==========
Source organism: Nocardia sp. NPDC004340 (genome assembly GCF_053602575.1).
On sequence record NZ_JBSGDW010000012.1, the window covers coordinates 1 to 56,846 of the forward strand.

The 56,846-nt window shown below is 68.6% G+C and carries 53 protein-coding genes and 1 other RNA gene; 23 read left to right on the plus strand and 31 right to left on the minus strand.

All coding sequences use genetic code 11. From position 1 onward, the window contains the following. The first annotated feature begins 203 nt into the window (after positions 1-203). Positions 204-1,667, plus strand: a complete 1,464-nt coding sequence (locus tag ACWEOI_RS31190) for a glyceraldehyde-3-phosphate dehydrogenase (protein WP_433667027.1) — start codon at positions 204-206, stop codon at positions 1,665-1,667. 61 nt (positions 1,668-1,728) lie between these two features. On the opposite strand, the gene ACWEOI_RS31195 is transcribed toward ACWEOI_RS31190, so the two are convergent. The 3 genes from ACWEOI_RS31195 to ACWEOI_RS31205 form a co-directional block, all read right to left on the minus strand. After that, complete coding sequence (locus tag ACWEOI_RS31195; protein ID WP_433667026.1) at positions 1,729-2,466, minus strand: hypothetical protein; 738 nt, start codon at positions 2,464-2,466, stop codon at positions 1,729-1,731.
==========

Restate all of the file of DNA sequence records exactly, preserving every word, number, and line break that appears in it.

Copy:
Source organism: Nocardia sp. NPDC004340 (genome assembly GCF_053602575.1).
On sequence record NZ_JBSGDW010000012.1, the window covers coordinates 1 to 56,846 of the forward strand.

The 56,846-nt window shown below is 68.6% G+C and carries 53 protein-coding genes and 1 other RNA gene; 23 read left to right on the plus strand and 31 right to left on the minus strand.

All coding sequences use genetic code 11. From position 1 onward, the window contains the following. The first annotated feature begins 203 nt into the window (after positions 1-203). Positions 204-1,667, plus strand: a complete 1,464-nt coding sequence (locus tag ACWEOI_RS31190) for a glyceraldehyde-3-phosphate dehydrogenase (protein WP_433667027.1) — start codon at positions 204-206, stop codon at positions 1,665-1,667. 61 nt (positions 1,668-1,728) lie between these two features. On the opposite strand, the gene ACWEOI_RS31195 is transcribed toward ACWEOI_RS31190, so the two are convergent. The 3 genes from ACWEOI_RS31195 to ACWEOI_RS31205 form a co-directional block, all read right to left on the minus strand. After that, complete coding sequence (locus tag ACWEOI_RS31195; protein ID WP_433667026.1) at positions 1,729-2,466, minus strand: hypothetical protein; 738 nt, start codon at positions 2,464-2,466, stop codon at positions 1,729-1,731.